"Hurricane Katrina is now symbolic of what happens even in the most 'developed' of countries, when disaster hits communities already disadvantaged by deeply rooted forms of discrimination. This vital report demands awareness of the reality of discrimination in the delivery of essential humanitarian assistance
–Gay J. McDougall, United Nations Independent Expert
on minority issues
Gender, race, colour, religion, age – there are so many reasons why people can be excluded from their society. Those who are face an uphill struggle for equality, even if they have the strength and wherewithal to take the first steps. However many do not.
What, then, is the reality for these groups when disaster strikes? Hidden, ignored or simply invisible, the most vulnerable – and those potentially in the greatest need – are rarely, if ever, at the forefront of aid operations.
This report turns the spotlight on these groups, examining how and why they face discrimination. It calls on communities, governments and agencies to work harder to identify the most vulnerable and work together to ensure that their specific needs are addressed in an emergency.
The report by chapters
||Disasters do not discriminate: people do|
Disasters do not cause discrimination: they exacerbate it – and discrimination in an emergency setting can be life-threatening. The most marginalized and vulnerable risk not surviving the crisis or, if they do, they are then overlooked in plans to recover and regain their livelihoods. Read chapter 1
||Overcoming multiple disasters: discriminating against minorities|
There are minority groups in every society. They are marginalized to varying degrees due to nationality, race and traditional caste divisions, or simply due to the size of their population. Some, like indigenous or nomadic peoples, may have limited influence within local or national government. Read chapter 2
||Older people and discrimination in crises |
Few question why it is often the young and fit who join the queues for food and other essentials; they are there because they are young and fit, capable of taking the aid to their extended families. However, there is a pervasive and dangerous assumption that family ties and community structures will ensure that older people’s needs are met at times of emergency. Read chapter 3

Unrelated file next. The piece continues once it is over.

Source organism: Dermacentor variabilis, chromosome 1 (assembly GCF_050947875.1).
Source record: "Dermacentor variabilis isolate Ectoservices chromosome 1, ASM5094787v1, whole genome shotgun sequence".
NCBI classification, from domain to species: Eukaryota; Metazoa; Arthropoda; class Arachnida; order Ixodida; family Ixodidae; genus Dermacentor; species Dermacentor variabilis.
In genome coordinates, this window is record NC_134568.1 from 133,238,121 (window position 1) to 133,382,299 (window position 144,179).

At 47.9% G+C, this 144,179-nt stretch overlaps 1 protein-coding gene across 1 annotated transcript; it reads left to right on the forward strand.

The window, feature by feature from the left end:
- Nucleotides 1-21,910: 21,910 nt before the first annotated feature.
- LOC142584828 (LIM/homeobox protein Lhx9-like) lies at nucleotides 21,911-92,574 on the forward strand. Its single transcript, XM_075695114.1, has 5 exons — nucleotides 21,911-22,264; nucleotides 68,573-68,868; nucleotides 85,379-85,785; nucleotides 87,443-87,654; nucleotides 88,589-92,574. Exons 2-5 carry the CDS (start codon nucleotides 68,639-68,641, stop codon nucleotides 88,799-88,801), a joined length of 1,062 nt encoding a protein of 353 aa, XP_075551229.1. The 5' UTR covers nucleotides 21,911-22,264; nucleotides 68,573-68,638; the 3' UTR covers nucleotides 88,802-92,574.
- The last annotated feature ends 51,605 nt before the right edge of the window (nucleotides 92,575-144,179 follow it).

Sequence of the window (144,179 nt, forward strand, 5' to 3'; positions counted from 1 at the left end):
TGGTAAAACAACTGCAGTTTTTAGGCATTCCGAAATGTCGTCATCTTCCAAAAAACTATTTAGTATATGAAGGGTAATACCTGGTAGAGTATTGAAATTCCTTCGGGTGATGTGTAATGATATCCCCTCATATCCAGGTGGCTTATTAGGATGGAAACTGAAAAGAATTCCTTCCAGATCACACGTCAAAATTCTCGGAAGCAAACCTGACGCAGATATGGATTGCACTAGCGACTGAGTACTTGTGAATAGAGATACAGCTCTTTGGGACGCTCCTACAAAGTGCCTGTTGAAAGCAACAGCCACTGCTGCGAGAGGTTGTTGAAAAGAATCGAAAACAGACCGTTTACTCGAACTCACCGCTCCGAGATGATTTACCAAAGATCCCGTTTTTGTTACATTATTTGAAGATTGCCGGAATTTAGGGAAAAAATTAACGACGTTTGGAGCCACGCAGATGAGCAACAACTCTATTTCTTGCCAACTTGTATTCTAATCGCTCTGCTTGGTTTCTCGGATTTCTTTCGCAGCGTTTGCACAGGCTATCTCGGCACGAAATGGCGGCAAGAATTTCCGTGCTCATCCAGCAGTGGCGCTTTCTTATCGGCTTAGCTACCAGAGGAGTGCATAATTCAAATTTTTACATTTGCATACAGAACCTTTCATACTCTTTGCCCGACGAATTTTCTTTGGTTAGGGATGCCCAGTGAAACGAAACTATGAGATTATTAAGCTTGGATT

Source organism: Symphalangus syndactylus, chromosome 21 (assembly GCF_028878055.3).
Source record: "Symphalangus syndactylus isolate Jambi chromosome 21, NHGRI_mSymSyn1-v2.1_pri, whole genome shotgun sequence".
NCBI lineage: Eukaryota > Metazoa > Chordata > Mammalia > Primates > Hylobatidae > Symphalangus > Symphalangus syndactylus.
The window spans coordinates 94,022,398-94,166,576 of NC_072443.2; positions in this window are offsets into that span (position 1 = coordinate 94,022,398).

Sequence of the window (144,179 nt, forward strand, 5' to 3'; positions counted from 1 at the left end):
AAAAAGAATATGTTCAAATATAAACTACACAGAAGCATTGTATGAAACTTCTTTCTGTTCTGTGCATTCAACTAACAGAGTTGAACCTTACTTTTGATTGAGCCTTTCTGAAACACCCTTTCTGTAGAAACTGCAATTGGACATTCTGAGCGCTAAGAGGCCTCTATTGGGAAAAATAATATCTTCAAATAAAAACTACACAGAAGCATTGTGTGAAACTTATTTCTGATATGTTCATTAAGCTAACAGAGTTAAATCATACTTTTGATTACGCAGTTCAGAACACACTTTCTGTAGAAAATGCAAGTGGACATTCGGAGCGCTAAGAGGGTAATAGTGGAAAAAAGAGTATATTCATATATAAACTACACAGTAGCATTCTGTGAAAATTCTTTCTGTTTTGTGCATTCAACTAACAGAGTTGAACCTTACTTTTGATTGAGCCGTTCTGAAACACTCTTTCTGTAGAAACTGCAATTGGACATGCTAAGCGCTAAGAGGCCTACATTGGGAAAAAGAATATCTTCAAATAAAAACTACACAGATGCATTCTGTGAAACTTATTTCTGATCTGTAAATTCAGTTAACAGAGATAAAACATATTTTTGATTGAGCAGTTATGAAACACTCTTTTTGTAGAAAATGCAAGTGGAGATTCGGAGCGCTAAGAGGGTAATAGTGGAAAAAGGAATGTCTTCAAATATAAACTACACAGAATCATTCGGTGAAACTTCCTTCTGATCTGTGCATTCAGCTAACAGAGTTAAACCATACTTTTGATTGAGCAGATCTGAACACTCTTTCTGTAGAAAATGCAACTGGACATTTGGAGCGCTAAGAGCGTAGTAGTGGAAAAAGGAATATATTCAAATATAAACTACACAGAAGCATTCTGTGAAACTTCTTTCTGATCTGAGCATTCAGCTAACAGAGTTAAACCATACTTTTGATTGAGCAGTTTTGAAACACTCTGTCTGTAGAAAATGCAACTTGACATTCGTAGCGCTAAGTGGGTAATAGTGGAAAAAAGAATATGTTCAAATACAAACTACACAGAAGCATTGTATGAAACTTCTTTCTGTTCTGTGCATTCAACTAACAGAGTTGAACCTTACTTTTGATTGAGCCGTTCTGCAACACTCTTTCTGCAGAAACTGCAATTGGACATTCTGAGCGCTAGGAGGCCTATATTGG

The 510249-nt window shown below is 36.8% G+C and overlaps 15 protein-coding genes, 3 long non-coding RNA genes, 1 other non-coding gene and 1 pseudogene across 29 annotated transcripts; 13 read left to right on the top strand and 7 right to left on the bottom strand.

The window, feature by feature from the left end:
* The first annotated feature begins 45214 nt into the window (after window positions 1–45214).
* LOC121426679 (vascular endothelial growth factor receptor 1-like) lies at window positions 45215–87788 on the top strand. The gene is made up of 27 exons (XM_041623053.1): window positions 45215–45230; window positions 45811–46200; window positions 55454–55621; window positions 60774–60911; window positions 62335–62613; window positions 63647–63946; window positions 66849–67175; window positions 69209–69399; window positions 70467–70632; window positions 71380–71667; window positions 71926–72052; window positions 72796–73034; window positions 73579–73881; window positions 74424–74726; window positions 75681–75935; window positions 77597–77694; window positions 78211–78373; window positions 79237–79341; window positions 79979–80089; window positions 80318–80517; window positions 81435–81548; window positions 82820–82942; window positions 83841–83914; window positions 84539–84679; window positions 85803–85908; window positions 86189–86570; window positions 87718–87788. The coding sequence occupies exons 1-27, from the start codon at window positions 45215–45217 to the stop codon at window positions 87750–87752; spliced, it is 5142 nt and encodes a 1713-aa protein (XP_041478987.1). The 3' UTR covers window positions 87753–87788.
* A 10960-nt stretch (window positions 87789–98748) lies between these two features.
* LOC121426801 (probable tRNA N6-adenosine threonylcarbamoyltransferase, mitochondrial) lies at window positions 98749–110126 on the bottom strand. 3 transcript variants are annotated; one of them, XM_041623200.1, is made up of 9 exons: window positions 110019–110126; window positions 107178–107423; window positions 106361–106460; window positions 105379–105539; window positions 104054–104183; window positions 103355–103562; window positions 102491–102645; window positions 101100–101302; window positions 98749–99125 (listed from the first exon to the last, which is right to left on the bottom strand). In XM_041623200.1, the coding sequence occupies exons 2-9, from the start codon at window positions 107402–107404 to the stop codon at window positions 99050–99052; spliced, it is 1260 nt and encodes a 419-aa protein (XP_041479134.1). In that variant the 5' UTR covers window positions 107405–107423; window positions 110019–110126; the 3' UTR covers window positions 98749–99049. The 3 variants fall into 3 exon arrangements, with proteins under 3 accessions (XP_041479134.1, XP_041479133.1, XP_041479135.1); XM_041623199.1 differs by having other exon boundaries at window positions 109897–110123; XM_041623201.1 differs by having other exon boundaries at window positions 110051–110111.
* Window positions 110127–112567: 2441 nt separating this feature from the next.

Disability and disasters: towards an inclusive approach
Persons with disabilities are frequently and systematically marginalized in everyday life. At times of emergency, this marginalization is heightened. Someone who is blind or deaf may not be aware of any evacuation plan; someone who is immobile may not be able to flee danger; someone with learning difficulties may find themselves pushed to the back of the queue for food. Read chapter 4
||The urgency of equality: ending discrimination against women and its consequences in emergency situations|
Women and girls have long been the victims of discrimination in its many forms. It is these various layers of discrimination that put women in particular danger during times of emergency. Early warning systems may not take into account the fact that many girls are kept away from school and cannot read. Read chapter 5
||Dealing with discrimination in disaster recovery|
There are some positive steps humanitarian agencies can take to tackle discrimination. Initial assessments need to be inclusive and longer-term evaluations clearly defined and open. Representatives of all groups within affected communities should be involved in the recovery effort. Read chapter 6
||World Disasters Report 2007|
You can download the full version of the report here